Decriminalise the licence fee


This consultation on decriminalising the TV licence fee is your chance to make your voice heard, and the first step to making ministers axe the TV tax!

We have created a tool to make it easy for you to submit a response.

All you need to do is tick the boxes below on the issues which matter to you most. A carefully written response to each point will then be auto-generated.

Then, simply copy and paste the response into an email and send it from your own email account.

Send it to:

The closing date and time for responses is 5pm on Wednesday 1st April 2020

Supporters of a criminalised TV tax are already on the march, mobilising thousands of submissions. They think this consultation is in the bag.

If we are going to win this battle, it’s critical that the consultation gets as many clear responses supporting decriminalisation as possible.
The consultation asks very specific questions and, in order to be counted, responses must be specific as well. That’s why we’ve designed this tool to help you.

Don’t let your voice be ignored.


Which areas of the BBC consultation are you most interested in?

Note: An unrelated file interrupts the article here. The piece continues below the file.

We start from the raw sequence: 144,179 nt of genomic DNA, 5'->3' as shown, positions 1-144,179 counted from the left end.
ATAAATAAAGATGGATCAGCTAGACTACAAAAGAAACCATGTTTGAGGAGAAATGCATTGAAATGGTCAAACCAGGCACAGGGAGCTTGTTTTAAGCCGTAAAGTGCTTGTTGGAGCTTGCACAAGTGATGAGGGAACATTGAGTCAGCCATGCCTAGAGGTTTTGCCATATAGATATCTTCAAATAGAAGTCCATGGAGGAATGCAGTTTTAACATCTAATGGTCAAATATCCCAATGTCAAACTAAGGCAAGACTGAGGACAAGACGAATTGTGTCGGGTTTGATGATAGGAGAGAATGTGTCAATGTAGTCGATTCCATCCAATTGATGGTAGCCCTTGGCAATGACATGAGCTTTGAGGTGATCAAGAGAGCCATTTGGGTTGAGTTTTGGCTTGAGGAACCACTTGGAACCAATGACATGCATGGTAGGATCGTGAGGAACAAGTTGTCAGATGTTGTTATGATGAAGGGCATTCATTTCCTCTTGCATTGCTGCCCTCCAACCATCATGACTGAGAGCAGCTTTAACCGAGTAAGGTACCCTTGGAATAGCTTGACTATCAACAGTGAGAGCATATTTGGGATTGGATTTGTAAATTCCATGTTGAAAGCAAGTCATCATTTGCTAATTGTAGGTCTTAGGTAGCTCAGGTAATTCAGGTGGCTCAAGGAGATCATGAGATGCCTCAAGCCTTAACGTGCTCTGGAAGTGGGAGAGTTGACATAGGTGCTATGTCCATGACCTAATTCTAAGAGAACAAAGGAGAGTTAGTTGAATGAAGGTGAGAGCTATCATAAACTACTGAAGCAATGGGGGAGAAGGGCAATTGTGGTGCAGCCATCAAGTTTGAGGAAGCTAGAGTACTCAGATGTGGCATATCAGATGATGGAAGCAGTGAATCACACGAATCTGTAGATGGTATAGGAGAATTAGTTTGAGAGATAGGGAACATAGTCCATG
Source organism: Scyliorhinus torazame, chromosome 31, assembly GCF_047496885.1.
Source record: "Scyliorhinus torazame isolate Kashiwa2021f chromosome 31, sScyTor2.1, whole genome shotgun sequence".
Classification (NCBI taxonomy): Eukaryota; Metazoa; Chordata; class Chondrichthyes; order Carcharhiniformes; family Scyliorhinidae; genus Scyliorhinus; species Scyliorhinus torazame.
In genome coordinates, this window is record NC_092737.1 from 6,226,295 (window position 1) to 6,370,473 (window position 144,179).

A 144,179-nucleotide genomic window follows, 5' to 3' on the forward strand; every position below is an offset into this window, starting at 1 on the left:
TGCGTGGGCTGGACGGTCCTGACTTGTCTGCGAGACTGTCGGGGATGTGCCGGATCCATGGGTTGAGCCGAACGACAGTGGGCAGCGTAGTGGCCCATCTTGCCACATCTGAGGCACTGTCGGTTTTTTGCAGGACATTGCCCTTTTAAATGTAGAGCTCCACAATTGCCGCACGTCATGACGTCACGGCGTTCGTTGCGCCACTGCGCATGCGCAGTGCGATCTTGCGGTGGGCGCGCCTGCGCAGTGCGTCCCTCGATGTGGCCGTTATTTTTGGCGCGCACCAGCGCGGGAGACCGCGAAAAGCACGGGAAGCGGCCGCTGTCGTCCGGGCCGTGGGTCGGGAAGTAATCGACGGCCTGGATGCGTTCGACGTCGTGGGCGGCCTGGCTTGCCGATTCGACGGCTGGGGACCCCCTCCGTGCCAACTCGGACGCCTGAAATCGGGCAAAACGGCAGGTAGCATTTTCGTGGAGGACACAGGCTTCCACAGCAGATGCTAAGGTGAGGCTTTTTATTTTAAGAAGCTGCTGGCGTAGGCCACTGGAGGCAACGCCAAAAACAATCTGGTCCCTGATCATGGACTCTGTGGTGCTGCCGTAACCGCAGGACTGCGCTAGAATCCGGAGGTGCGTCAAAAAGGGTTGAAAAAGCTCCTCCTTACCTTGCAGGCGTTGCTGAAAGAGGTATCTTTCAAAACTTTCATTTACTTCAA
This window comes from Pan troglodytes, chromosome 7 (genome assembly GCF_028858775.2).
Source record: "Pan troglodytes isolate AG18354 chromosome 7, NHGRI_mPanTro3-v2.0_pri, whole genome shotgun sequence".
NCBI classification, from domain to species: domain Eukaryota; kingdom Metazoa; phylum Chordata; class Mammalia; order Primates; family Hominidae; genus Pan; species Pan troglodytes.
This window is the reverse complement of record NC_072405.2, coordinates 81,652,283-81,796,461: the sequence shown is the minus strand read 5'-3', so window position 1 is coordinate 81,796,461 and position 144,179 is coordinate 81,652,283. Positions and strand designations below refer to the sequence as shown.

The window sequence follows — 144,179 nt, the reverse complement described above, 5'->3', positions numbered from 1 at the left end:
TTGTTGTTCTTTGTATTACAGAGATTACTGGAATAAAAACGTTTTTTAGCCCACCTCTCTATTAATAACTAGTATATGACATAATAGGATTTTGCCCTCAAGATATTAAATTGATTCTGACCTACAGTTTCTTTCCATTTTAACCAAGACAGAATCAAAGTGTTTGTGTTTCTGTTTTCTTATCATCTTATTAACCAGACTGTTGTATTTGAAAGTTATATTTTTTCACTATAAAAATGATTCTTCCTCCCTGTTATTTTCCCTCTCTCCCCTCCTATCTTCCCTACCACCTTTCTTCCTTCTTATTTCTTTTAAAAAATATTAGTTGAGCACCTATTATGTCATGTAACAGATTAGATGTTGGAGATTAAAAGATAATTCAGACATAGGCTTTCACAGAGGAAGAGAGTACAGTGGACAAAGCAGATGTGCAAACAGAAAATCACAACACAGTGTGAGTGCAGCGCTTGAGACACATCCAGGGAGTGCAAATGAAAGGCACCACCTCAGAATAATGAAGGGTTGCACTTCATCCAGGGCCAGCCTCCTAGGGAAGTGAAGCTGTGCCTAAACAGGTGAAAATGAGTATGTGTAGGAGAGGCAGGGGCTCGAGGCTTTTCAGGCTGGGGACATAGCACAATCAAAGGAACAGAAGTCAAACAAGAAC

There should be a civil enforcement scheme only.
Decriminalisation should allow for a possible subcription model in the future.
The TV tax is unfair on the poorest, including older people.




I would like to respond to the consultation on decriminalising TV licence evasion.

Q1: Should TV licence evasion (the use or installation of a television receiver without a TV licence) no longer be a criminal offence? Why do you consider that TV licence evasion should no longer be a criminal offence?

TV licence evasion should no longer be a criminal offence and should instead become a civil offence, facilitated by conditional access devices. As a potential criminal offence, non-payment of the licence fee is both too punitive for those who do not pay and burdensome on taxpayers. Criminal enforcement is excessive, unfair and disproportionately harmful to vulnerable groups. For example, the incidence of criminality falls particularly on women, who make up 70 per cent of those prosecuted. There is also an impact on the court system and UK taxpayers. Convictions for non-payment of a £1,000 fine places particular burdens on the court system. In 2015, 2016 and 2017, a total of 14.1 per cent, 13 per cent and 11.3 per cent of magistrates courts convictions respectively arose from non-payment of the BBC licence fee. The number of cases heard in magistrates courts that were BBC related was over 10 per cent in each of the years too., Since it is already government policy to avoid the proliferation of unnecessary criminal offences, thereby reducing costs, moving to decriminalisation would further support this goal. As a civil offence, non-payment of the licence fee should be treated as a civil debt. This is preferable since it avoids a statutory obligation to have a TV licence as a civil monetary penalty would require.

I look forward to seeing the results of the consultation in due course.





This website uses cookies to ensure you get the best experience.  More info. Okay